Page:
These are just some of the questions that a new coalition formed this week with the participation of Airports Council International (ACI), Mastercard, IBM, the International Chamber of Commerce (ICC), as well as several health passport developers and other digital ID security stakeholders, is hoping to address. The open, inclusive, cross-sector initiative, called the Good Health Pass, is intended to provide a blueprint for digital health pass systems and to ensure that solutions are designed to be interoperable, both with one another and across institutional and geographic borders.
During the Plug & Play webinar, Frédéric Léger, Director Airport, Passenger, Cargo and Security Products, International Air Transport Association (IATA), also said that the organisation is already working with regulators to establish the best course of action to set common standards. He explained: “We’re working on offering the solution to the industry, based on global registry of requirements and also a global registry of labs, because governments are mandating passengers to use some labs, while some airlines are listing the labs they want the passengers to go to. We also need to connect all those labs so that they are in position to share those health credentials in a secure manner.”
Data minimalisation key to privacy concerns
Indeed, another challenge is implementing the digital health credentials in a secure way in order to protect passenger privacy. Most of the aforementioned solutions have a privacy-by-design approach, but again standardisation is crucial to ensuring that the identity verification is secure at all points of the process.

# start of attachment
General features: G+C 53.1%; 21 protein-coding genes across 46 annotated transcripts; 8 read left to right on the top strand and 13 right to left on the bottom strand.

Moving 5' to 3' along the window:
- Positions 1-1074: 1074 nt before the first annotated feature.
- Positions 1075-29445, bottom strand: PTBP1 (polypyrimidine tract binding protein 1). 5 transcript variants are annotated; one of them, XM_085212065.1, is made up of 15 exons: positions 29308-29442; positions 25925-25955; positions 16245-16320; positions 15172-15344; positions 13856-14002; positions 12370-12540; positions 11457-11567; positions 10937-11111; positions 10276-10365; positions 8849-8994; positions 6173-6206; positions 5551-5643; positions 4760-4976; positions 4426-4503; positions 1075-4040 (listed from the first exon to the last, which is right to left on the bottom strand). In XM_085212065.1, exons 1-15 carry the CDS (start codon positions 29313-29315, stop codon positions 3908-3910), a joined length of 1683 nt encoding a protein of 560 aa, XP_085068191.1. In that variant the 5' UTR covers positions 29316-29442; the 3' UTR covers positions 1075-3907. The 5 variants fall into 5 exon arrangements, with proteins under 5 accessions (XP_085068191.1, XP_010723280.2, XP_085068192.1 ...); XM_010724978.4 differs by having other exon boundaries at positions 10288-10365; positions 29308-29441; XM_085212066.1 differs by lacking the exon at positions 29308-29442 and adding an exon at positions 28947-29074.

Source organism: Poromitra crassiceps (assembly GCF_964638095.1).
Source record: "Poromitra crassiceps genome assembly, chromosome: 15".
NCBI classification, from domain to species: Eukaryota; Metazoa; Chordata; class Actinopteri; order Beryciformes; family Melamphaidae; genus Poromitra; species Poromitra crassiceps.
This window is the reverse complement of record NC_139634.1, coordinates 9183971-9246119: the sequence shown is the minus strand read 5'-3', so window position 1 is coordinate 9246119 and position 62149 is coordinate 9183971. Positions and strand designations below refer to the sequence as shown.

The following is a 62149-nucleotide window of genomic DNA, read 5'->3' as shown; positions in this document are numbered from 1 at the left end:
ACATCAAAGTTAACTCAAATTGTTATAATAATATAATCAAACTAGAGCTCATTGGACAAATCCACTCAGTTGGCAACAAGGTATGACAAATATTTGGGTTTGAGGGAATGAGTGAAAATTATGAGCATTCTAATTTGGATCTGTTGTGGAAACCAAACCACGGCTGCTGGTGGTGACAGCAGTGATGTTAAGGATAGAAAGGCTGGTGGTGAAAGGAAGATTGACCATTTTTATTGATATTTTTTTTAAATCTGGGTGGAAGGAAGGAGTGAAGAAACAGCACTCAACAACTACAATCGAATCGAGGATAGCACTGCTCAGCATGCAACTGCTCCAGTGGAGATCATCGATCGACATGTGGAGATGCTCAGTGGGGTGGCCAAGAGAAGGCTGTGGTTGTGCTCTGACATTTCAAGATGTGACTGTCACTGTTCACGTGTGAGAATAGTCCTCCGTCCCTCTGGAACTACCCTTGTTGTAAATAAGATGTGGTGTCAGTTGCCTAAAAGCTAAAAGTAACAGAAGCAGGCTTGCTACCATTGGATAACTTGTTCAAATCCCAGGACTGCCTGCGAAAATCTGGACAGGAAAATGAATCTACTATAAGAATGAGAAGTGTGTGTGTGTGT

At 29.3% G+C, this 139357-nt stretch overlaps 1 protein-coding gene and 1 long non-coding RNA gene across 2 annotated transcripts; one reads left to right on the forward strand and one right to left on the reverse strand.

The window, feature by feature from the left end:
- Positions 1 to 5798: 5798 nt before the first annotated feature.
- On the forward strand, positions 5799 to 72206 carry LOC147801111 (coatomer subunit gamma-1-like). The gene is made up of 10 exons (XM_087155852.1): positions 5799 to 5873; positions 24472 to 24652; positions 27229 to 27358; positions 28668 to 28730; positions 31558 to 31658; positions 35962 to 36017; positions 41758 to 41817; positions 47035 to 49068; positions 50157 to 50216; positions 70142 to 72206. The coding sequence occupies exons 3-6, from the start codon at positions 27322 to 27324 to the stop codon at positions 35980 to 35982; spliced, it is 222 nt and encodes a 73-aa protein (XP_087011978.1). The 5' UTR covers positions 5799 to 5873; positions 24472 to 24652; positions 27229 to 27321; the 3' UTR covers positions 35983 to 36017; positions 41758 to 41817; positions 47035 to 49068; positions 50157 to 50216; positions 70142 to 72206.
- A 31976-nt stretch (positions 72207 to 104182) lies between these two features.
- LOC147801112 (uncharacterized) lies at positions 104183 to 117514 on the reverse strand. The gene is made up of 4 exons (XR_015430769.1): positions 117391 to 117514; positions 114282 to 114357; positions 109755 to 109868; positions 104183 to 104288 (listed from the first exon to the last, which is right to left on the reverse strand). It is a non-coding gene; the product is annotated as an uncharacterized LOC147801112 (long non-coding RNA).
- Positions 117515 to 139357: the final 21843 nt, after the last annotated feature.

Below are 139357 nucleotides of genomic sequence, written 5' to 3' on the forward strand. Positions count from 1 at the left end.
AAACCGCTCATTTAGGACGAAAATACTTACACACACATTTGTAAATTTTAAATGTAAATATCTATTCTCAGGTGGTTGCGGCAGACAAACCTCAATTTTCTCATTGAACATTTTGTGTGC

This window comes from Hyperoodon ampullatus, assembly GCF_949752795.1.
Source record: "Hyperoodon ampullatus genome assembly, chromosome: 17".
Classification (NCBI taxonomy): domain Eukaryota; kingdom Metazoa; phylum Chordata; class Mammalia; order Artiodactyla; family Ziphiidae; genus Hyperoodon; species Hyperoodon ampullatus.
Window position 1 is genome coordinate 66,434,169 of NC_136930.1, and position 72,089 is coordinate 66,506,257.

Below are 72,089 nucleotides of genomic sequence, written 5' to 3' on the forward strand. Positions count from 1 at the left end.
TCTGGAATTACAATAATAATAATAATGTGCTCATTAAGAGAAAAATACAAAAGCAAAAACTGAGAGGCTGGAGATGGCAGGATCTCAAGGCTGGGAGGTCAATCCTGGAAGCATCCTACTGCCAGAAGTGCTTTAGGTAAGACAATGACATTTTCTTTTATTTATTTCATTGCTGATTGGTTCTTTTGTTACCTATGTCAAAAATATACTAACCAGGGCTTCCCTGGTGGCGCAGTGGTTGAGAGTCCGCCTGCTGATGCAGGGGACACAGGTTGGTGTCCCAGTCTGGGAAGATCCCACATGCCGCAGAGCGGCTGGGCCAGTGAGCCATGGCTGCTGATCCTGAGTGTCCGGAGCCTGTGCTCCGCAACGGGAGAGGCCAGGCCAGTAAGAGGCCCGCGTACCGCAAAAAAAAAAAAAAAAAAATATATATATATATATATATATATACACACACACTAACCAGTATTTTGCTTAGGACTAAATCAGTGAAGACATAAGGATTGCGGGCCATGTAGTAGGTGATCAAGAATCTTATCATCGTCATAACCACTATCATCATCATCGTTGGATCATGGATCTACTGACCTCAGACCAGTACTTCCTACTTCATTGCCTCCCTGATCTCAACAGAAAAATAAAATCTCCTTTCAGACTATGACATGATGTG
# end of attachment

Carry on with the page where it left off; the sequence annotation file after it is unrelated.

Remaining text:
TSA’s Fitzmaurice stressed that the public must be reassured that their personal identification and health information is protected and used for the intended purpose. “I believe a digital health passport should be able to provide information pertinent to a specific use case. For example, a TSA officer at a checkpoint doesn’t need your home address, but they do need to know you are who you say you are, and that you have a valid reservation to fly that day. Data minimalisation is key to ensuring necessary information is provided about an individual while also respecting their privacy and civil liberties.”
Chris McLaughlin, Chief Operating Officer, Denver International Airport, also commented: “The industry has to compete, but it also has to complement each other and that complement has a lot to do with interoperability and we should seek that. However, we shouldn’t wait till we get there. From a US perspective, we have been talking about Real ID for 15 years or more. Having a standard and seeking pure interoperability is a great thing to strive for, but we can’t wait for it to happen. We have to take steps and actions now, while we strive for the best solution in the long-term.”
Without digital health passports it would be impossible to scale operations
While many airlines are already testing the technology, Virgin Atlantic’s Chief Customer & Operating Officer, Corneel Koster, said that the airline is taking a “wait and see approach”. He explained: “As part of our ‘Fly safe, fly well’ programme, Virgin Atlantic was one of the first to implement an on-site COVID-19 testing. But in terms of digital health passports, we haven’t taken a step forward. We have been talking to a lot of companies and we have had some very good conversations.”
Koster also shared that currently the transaction times for checking all necessary health certificates and locator forms for all customers have gone up three to four times, compared to pre-COVID-19 times. This highlights a fundamental issue with restarting travel without being able to rely on such digital solutions in place. “If we maintain that way, we won’t be able to resume aviation and scale, and we won’t be able to deliver the economic contribution that aviation generates,” he said.
Digital health passports can certainly be one of the answers to restarting travel and helping people safely return to some sort of normality. However, the full rollout and the seamless integration of the technology will depend largely on the rapid implementation of global standards, and the reality is that governments and legislators might take a long time to put the right standards in place. Until then, collaboration and cooperation between industry stakeholders and government bodies, and providing scientific evidence to back the case for a widespread rollout of digital health passports, will be crucial.